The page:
The sheer amount of time parents spend with their kids between the ages of 3 and 11 has virtually no relationship to how children turn out, and a minimal effect on adolescents, according to the first large-scale longitudinal study of parent time to be published in April in the Journal of Marriage and Family. The finding includes children’s academic achievement, behavior and emotional well-being. I, frankly, disagree and fault the study!
There are many other studies that prove spending time greatly impacts how children develop when it comes to emotional health and mental health. Ignoring a child, not bonding with a child, and simply not putting positive amounts of time into spending with a child does harm the child later on in life. This brings about trust issues, ability to work with other adults, the ability (or lack of) to form relationships with other people, and basic empathy are all hindered in adults who don’t have an investment of time from their parents.
Amy Hsin, a sociologist at Queens College, has found that parents who spend the bulk of their time with children under 6 watching TV or doing nothing can actually have a “detrimental” effect on them. And the American Academy of Pediatrics emphasizes that children also need unstructured time to themselves without the engagement of parents for social and cognitive development.
As I continue to research and work on this topic, I am amazed at the amount of media “frill” articles that encourage not bonding with one’s child. One article even bragged that it has “10 Ways to Capture Alone Time” when raising a child. While healthy breaks are important, being there for your child sets up trust, security and healthy ways to interact with authority figures. So, what happens when there is no time investment? It can’t be that these children are turning into healthy, stable adults with no disbandment issues.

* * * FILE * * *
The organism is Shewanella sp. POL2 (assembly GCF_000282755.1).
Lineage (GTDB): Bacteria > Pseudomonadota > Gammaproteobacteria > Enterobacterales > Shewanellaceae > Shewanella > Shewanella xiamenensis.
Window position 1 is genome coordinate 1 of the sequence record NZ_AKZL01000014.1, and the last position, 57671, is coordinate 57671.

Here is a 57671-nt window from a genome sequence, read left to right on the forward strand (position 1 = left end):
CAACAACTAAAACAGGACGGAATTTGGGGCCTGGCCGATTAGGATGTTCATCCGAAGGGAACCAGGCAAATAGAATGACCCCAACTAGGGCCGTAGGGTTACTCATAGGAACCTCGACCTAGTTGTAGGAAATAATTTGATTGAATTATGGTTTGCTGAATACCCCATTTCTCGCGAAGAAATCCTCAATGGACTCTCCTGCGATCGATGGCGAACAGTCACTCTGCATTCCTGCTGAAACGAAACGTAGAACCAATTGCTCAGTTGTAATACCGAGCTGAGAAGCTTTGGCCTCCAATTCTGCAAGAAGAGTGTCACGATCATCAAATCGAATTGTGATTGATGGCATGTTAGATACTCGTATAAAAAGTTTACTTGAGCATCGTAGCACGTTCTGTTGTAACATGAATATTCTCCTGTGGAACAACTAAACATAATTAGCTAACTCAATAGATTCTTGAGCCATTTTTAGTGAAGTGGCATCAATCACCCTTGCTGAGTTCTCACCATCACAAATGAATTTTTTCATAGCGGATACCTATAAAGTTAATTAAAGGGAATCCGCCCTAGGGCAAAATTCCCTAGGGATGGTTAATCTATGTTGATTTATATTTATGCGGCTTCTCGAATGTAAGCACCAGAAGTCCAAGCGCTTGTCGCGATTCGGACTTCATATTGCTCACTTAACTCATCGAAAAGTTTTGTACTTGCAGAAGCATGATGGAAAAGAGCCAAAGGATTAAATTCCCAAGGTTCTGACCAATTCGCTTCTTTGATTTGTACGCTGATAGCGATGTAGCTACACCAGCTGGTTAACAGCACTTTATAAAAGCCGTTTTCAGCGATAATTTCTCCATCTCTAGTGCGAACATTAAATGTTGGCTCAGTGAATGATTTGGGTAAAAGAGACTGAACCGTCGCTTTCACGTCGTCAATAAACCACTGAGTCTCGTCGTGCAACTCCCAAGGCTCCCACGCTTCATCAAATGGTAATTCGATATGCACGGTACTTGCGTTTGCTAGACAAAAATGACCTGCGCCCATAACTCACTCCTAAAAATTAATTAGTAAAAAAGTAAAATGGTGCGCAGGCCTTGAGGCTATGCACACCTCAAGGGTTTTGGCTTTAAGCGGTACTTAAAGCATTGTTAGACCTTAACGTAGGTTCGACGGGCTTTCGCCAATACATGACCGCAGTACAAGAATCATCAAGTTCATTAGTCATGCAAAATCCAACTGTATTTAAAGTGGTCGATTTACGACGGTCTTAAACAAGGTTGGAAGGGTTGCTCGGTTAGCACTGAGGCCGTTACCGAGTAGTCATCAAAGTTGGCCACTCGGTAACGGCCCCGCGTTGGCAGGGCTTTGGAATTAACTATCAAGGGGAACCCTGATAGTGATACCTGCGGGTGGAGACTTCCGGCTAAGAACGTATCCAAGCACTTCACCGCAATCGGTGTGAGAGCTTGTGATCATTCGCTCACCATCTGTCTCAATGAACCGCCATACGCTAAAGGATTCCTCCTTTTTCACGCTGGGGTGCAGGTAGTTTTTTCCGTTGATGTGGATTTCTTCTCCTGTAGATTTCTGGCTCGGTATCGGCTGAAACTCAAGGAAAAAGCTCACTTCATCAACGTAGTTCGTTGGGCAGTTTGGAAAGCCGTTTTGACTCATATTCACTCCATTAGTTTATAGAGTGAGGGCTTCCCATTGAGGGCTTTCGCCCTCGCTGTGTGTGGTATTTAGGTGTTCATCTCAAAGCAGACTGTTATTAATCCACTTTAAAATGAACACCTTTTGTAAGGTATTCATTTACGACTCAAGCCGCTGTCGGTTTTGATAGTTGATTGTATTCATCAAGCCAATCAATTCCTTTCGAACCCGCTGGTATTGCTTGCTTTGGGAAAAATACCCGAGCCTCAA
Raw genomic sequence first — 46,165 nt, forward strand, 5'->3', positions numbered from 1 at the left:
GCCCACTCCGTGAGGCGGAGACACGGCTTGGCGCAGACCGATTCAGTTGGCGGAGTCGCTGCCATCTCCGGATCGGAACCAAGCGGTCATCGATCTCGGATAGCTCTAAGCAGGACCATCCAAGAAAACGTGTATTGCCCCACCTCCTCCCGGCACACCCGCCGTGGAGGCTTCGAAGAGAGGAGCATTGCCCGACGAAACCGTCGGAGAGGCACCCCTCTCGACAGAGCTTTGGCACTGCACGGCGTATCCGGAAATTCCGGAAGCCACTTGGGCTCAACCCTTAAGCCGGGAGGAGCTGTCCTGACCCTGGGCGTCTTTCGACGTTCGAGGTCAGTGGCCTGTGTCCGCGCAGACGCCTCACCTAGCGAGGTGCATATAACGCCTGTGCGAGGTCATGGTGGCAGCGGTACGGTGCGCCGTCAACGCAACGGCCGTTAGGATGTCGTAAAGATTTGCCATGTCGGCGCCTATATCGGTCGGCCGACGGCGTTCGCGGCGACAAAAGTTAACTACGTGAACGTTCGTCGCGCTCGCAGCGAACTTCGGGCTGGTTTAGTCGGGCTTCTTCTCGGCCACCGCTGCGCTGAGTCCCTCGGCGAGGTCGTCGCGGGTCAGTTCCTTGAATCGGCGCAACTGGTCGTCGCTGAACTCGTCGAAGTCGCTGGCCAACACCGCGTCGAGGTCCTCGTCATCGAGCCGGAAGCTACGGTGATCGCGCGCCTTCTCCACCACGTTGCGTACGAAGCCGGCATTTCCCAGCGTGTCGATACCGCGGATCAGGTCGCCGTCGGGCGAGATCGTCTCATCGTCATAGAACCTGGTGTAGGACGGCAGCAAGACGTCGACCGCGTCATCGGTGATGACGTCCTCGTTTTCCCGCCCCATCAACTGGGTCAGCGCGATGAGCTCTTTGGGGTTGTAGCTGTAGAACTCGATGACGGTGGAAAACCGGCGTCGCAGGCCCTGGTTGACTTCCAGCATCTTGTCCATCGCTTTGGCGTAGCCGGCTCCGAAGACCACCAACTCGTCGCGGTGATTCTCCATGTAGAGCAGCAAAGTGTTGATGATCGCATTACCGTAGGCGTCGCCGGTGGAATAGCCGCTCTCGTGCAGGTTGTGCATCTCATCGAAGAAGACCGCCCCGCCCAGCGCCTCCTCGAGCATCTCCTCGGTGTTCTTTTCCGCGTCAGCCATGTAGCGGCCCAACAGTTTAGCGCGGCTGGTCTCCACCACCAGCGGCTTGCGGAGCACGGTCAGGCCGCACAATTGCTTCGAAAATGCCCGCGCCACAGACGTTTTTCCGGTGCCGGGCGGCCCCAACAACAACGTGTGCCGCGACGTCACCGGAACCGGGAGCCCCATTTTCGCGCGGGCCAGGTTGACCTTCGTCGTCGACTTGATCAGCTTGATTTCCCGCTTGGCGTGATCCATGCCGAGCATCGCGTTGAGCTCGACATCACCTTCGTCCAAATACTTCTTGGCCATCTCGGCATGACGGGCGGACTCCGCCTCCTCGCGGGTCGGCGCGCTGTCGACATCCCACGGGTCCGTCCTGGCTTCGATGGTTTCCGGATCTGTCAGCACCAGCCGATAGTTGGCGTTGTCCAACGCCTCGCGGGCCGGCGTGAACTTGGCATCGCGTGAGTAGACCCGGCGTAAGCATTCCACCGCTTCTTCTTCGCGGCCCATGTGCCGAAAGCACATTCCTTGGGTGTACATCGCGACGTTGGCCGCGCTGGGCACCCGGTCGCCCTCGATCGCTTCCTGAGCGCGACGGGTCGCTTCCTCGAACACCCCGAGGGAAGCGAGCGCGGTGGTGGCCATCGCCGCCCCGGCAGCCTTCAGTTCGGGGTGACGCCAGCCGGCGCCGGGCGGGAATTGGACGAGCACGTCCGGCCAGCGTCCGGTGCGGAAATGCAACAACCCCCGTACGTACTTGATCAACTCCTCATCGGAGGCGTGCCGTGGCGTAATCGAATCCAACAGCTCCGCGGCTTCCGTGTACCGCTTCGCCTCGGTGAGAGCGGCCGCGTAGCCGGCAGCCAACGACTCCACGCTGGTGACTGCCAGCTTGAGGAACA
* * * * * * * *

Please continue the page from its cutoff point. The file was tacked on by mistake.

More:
Children from birth to adulthood need time and attention and physical hugs and cuddles that are healthy from their parents. Sometimes parents become so anxious to raise a “successful” child that they overlook the importance of spending time interacting personally with their child or children, or -worse, they throw money and toys at them- not love. Interactive time is that spent with both child and parent fully engaged in an activity together.
With all the mixed information floating on the Internet, know that spending time is simply important. An investment of time in your child, from a young age, helps the child feels important and loved. This investment also allows him or her an opportunity to model parent’s behavior. I also believe investing time can help the parent observe and learn about the child’s strengths and weaknesses in order to better guide them as they grown. Plus, the child has a chance to voice their thoughts and feelings and the parent and child develop a stronger bond.
All this said, isn’t it better to invest your time as a parent into your child then risk the adverse impact of doing the opposite later on in life? If you want to watch a great documentary on the investment in time and the human spirit when it comes to children, click here for the trailer to The Drop Box. https://vimeo.com/41412962